An underground fire which led to a partial evacuation at Newark Liberty International Airport on 14 January was just one in a series of blazes with a common cause – catastrophic transformer failure. With global energy demand on the rise, the world’s transformer fleets – which play a vital role in ensuring electricity flows efficiently – are starting to groan.
The boom years of industrial growth between the 1950s and 1980s brought with them substantial investment in energy infrastructure. But as the global population has continued to grow, the rate of investment in this critical infrastructure has slowed.
The average cost of a new transformer has risen by 5.5% annually for around 20 years . This has typically resulted in a 100% increase in the price of a transformer every 12–15 years. Deterred by this, owners have been postponing capital investments. Rather than upgrading the transformer fleets, they are relying ever more on existing assets to cope with a job that becomes more demanding with each passing year.
Transformer failure – and transformer fires – can occur at any time, but the threat increases as they move through their life cycle. Under ideal conditions, transformers are expected to operate for 30–40 years, while industrial transformers have a life expectancy of 20–25 years. As the existing fleets installed during the boom years continue to age, and electricity demand continues to rise, it’s clear that without a change in approach to how these vital assets are maintained, the risk of fire is only going to increase.
A serious blaze
Catastrophic transformer failure can lead to catastrophic fires. At their worst, transformer fires have caused loss of life and significant damage to the environment.
For as long as there have been transformers, mineral oils have been the go-to dielectric fluid, serving to provide electrical insulation and cooling. Largely, they have been up to the task, boasting excellent dielectric and thermal properties.
But mineral oils have one main drawback: flammability.
When a fire does occur, it can put a transformer out of action, in addition to causing serious damage to the surrounding equipment. This can be particularly devastating in highly populated areas, where transformers can feed critical assets such as schools or hospitals. Additionally, this could cause a risk to business continuity, potentially causing major disruption and delay to operations.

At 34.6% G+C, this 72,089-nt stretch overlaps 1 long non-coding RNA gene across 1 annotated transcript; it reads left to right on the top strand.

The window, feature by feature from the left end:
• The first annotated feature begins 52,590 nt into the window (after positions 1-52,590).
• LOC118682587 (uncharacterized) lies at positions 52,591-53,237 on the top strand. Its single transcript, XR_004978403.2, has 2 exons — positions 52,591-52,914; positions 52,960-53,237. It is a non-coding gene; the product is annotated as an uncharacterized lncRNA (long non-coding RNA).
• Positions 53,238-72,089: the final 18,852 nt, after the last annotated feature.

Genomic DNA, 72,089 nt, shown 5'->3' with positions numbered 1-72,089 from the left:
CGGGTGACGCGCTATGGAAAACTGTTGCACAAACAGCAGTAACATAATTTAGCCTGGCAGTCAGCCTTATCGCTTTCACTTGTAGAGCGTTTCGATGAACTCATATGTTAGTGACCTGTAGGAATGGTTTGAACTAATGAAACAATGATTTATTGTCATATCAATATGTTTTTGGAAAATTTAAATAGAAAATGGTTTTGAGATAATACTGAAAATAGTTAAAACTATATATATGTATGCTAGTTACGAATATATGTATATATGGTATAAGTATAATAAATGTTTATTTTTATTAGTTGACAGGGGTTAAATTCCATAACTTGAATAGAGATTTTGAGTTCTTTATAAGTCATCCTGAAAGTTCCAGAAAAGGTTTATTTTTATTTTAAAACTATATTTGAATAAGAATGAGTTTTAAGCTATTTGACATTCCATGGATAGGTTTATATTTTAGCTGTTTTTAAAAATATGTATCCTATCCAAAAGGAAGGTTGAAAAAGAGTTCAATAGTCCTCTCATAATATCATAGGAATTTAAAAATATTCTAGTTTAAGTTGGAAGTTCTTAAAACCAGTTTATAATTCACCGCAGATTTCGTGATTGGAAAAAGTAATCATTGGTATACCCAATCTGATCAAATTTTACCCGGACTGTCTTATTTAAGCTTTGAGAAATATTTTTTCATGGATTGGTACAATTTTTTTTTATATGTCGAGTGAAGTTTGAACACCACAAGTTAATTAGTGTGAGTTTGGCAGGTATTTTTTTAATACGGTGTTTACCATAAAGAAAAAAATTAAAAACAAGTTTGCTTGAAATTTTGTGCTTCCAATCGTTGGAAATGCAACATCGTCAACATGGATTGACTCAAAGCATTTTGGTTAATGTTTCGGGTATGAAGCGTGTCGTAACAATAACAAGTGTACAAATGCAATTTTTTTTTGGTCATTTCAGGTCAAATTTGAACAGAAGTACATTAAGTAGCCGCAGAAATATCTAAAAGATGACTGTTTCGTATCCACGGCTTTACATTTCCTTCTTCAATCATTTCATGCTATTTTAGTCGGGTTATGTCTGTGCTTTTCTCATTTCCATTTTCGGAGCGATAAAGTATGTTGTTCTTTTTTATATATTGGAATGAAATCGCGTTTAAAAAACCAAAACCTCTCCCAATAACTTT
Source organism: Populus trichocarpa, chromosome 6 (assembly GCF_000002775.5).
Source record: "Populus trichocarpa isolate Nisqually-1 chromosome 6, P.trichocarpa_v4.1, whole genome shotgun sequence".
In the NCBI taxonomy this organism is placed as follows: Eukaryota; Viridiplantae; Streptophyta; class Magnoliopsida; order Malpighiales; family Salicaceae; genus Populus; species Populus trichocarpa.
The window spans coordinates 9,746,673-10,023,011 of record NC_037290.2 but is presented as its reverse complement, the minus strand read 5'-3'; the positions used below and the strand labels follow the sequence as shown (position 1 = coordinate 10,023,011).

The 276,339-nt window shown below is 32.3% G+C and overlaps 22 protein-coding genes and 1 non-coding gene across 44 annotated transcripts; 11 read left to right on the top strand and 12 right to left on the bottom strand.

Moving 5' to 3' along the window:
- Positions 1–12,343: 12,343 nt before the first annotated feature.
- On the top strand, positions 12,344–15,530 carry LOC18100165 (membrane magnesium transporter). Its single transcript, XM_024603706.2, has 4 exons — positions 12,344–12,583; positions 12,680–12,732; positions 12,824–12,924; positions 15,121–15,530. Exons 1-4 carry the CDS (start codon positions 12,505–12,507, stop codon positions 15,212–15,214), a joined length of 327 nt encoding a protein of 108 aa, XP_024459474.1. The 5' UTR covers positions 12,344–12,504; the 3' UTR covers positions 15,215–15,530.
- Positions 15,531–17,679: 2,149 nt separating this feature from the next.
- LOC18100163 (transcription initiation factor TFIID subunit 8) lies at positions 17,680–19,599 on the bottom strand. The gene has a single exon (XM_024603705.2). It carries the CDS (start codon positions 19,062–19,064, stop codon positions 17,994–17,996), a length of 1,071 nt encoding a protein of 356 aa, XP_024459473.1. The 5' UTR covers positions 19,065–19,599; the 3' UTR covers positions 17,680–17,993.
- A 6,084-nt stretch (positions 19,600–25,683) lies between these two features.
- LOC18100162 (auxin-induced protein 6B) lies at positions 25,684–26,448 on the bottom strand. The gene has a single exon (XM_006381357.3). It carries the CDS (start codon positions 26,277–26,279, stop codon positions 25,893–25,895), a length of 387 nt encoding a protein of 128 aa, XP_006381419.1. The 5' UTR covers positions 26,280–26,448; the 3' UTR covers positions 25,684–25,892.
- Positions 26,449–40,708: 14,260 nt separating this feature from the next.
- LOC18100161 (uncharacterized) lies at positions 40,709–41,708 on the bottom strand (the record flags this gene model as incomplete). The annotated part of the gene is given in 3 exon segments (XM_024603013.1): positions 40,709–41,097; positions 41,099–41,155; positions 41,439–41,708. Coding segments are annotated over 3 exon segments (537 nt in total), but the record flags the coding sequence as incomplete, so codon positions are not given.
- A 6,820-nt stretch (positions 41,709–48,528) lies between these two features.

Fire is commonly involved in transformer failure, but the failures themselves are caused by a number of factors. Transformer failures are usually caused by a combination of electrical, mechanical or thermal issues. According to insurer FM Global, mechanical and electrical failure of components are the main cause of unplanned outages in power transmission and distribution in Europe.
The most common factors in transformer failure include lightning/power surges, overloading, inadequate maintenance, loose electrical and mechanical connections, insulation deterioration, criminal damage and moisture ingress.
The condition of the transformer also plays a significant role in failure. For example, an overloaded transformer with a well-maintained insulating fluid is much less likely to fail than the same unit that has had little or no maintenance. Over the past 10–15 years, the second leading cause of failure has been insulation deterioration, which is also linked to moisture ingress, since water accelerates the ageing of cellulose paper.
Fire is a common outcome of these failures – and this is a result of the hydrocarbon-based mineral oil being used as a dielectric and cooling agent.
Failure of a piece of transformer equipment, such as an oil-filled bushing or onload tap changer, can lead to the bulk oil in the ignition tank to ignite. A fire event, caused by this ignition of flammable insulation oil, will cause catastrophic failure of the transformer.
Mitigate the risk
While mineral oil still makes up the vast majority of the transformer fluid market share, there is an alternative that minimises the risk of fire. Ester fluids are a fire-safe and biodegradable alternative to mineral oil, and are increasingly being chosen by power utilities and end users to minimise fire risk.
Compared to mineral oil, the relatively high fire point and low calorific value of esters mean that they will not sustain fire under all transformer fault conditions. No fires have been reported since the use of esters started almost 40 years ago.
The fire point of ester fluids – which represents the lowest temperature at which the vapour of the fuel will burn for at least five seconds after ignition – is greater than 300°C. This compares with a fire point for mineral oils of 170°C.